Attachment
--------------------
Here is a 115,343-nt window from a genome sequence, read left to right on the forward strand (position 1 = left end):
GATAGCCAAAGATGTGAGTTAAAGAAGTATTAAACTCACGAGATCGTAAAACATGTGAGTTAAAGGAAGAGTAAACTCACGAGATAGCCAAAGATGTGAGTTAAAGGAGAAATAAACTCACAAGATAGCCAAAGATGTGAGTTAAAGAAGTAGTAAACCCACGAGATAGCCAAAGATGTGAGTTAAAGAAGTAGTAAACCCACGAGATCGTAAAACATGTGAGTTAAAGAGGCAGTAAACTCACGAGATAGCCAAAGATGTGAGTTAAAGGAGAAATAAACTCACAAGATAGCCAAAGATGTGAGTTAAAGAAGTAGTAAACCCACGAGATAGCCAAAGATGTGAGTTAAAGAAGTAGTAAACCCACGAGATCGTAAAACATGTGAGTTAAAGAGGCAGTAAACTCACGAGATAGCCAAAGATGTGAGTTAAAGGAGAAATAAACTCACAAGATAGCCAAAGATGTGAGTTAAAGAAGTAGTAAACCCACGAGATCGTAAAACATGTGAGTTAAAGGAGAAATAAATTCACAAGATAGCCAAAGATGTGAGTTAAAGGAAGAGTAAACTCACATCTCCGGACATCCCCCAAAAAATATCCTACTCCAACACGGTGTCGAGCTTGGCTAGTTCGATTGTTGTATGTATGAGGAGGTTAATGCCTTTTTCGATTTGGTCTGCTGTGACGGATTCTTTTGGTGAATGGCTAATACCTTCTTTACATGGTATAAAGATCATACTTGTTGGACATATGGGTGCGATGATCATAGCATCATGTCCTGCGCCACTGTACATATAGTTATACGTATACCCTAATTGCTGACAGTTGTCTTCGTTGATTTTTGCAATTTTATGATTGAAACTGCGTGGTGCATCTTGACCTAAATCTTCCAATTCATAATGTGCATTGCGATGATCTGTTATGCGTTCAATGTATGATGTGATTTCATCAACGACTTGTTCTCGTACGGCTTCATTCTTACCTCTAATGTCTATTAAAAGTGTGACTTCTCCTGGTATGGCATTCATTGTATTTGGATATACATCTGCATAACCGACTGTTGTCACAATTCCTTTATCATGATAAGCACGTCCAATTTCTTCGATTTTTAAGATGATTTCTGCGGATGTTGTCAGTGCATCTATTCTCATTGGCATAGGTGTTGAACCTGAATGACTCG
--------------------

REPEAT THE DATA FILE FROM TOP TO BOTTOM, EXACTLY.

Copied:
Here is a 115,343-nt window from a genome sequence, read left to right on the forward strand (position 1 = left end):
GATAGCCAAAGATGTGAGTTAAAGAAGTATTAAACTCACGAGATCGTAAAACATGTGAGTTAAAGGAAGAGTAAACTCACGAGATAGCCAAAGATGTGAGTTAAAGGAGAAATAAACTCACAAGATAGCCAAAGATGTGAGTTAAAGAAGTAGTAAACCCACGAGATAGCCAAAGATGTGAGTTAAAGAAGTAGTAAACCCACGAGATCGTAAAACATGTGAGTTAAAGAGGCAGTAAACTCACGAGATAGCCAAAGATGTGAGTTAAAGGAGAAATAAACTCACAAGATAGCCAAAGATGTGAGTTAAAGAAGTAGTAAACCCACGAGATAGCCAAAGATGTGAGTTAAAGAAGTAGTAAACCCACGAGATCGTAAAACATGTGAGTTAAAGAGGCAGTAAACTCACGAGATAGCCAAAGATGTGAGTTAAAGGAGAAATAAACTCACAAGATAGCCAAAGATGTGAGTTAAAGAAGTAGTAAACCCACGAGATCGTAAAACATGTGAGTTAAAGGAGAAATAAATTCACAAGATAGCCAAAGATGTGAGTTAAAGGAAGAGTAAACTCACATCTCCGGACATCCCCCAAAAAATATCCTACTCCAACACGGTGTCGAGCTTGGCTAGTTCGATTGTTGTATGTATGAGGAGGTTAATGCCTTTTTCGATTTGGTCTGCTGTGACGGATTCTTTTGGTGAATGGCTAATACCTTCTTTACATGGTATAAAGATCATACTTGTTGGACATATGGGTGCGATGATCATAGCATCATGTCCTGCGCCACTGTACATATAGTTATACGTATACCCTAATTGCTGACAGTTGTCTTCGTTGATTTTTGCAATTTTATGATTGAAACTGCGTGGTGCATCTTGACCTAAATCTTCCAATTCATAATGTGCATTGCGATGATCTGTTATGCGTTCAATGTATGATGTGATTTCATCAACGACTTGTTCTCGTACGGCTTCATTCTTACCTCTAATGTCTATTAAAAGTGTGACTTCTCCTGGTATGGCATTCATTGTATTTGGATATACATCTGCATAACCGACTGTTGTCACAATTCCTTTATCATGATAAGCACGTCCAATTTCTTCGATTTTTAAGATGATTTCTGCGGATGTTGTCAGTGCATCTATTCTCATTGGCATAGGTGTTGAACCTGAATGACTCG